Run Windows and Linux: easy partitioning guide
Setting up a Linux distribution isn't a difficult task anymore, but if you want to install Linux on a machine that already has a Windows installation on it, you'll have to slice your disk into smaller partitions to do so.
As fun as it would be, it's not possible to do it Kill Bill-style, either; we need to follow some slightly subtler steps to get everything ready for your new distro.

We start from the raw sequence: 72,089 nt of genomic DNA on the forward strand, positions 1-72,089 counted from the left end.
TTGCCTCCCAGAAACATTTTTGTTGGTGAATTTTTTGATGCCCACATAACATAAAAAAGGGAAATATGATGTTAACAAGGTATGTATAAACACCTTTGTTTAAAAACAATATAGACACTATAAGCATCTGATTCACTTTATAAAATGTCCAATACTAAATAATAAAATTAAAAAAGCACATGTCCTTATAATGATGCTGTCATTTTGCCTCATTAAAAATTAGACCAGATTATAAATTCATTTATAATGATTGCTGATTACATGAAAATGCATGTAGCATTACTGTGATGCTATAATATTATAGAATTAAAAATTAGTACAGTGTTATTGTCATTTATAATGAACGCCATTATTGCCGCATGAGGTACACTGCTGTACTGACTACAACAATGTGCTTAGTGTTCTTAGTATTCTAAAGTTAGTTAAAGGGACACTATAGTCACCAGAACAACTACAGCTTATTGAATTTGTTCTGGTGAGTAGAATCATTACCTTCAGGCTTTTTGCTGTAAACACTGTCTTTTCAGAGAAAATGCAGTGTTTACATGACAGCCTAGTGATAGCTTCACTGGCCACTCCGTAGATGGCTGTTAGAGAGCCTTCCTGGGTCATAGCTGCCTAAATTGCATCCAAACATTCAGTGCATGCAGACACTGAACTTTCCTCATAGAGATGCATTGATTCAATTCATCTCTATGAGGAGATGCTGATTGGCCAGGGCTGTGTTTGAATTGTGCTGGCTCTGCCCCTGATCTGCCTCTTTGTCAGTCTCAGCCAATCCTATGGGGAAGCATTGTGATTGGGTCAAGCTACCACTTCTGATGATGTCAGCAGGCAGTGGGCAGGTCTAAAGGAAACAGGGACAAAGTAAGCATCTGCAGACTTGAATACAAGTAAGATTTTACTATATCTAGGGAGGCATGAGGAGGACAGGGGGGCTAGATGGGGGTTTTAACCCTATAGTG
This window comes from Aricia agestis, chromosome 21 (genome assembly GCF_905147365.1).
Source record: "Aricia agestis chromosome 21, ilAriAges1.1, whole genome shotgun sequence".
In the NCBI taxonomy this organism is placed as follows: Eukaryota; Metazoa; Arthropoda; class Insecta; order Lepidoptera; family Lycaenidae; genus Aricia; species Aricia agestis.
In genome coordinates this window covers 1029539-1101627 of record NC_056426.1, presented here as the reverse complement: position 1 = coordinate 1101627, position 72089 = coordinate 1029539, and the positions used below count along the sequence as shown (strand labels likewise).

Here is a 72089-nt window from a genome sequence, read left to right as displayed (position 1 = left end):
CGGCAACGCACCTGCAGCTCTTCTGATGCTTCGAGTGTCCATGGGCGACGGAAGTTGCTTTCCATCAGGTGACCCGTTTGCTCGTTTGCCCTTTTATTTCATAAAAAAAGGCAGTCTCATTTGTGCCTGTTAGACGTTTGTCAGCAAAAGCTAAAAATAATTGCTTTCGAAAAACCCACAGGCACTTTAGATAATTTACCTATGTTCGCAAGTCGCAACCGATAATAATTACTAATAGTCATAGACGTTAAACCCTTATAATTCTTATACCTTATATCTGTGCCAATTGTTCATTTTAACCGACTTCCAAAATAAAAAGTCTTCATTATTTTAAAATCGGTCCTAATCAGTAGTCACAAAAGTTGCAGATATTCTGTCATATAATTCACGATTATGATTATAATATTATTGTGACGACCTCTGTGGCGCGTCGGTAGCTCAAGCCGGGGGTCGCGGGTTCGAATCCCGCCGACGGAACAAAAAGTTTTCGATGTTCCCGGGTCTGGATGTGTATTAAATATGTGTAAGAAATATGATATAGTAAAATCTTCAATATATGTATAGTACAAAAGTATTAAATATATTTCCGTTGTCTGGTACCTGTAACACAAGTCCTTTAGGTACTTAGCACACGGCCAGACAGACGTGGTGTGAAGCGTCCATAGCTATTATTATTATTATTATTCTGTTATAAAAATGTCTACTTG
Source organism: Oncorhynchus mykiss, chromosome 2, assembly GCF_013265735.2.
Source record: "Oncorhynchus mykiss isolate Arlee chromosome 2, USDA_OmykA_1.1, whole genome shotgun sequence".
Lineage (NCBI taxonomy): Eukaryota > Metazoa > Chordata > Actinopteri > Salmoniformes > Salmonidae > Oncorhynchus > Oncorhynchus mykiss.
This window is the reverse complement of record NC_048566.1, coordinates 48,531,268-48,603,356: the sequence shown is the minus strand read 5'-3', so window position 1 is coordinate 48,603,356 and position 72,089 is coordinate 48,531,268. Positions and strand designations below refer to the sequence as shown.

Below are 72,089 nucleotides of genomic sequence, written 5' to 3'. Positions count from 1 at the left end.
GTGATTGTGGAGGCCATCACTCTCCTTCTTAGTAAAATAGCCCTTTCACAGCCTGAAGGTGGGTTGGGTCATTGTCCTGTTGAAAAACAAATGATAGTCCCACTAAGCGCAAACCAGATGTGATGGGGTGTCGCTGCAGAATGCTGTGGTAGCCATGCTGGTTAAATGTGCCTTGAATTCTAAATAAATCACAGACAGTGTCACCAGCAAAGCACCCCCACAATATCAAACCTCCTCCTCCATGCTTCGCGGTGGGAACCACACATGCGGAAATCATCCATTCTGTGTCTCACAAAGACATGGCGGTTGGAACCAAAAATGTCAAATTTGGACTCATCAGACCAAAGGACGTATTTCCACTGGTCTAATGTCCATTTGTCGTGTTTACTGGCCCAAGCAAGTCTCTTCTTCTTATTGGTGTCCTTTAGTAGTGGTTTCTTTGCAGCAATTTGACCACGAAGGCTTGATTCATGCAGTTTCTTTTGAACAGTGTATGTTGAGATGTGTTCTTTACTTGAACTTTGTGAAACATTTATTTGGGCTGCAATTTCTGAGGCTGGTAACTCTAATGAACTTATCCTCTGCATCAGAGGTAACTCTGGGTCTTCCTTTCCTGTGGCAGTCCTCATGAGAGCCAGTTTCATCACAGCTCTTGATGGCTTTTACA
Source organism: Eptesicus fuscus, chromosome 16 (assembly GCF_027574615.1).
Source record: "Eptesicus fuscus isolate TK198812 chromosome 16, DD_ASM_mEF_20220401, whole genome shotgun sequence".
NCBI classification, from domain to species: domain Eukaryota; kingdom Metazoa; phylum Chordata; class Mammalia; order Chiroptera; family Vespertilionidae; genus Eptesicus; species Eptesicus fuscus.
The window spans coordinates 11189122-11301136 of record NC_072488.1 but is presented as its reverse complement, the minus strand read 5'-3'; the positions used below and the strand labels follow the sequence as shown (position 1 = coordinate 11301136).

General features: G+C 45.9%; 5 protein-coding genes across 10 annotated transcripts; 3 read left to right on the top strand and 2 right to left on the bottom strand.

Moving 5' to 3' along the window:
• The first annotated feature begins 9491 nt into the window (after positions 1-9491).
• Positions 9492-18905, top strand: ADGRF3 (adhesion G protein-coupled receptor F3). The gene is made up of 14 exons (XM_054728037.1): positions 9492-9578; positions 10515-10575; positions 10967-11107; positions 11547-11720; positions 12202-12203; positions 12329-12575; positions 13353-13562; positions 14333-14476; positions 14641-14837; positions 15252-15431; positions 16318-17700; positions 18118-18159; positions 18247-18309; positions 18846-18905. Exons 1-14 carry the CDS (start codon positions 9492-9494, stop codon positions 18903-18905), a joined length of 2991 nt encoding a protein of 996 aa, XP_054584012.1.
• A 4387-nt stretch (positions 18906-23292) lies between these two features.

1. Defrag 'em
Before you can partition your disk, you have to make sure that all of your data is neatly packed together. Operating systems can't always store all bits of a file contiguously, so they're often scattered all over the place.
When you defrag a disk, you reduce this fragmentation and align the blocks of data on the disk contiguously. The good news is that defragging your disk is much simpler than its explanation.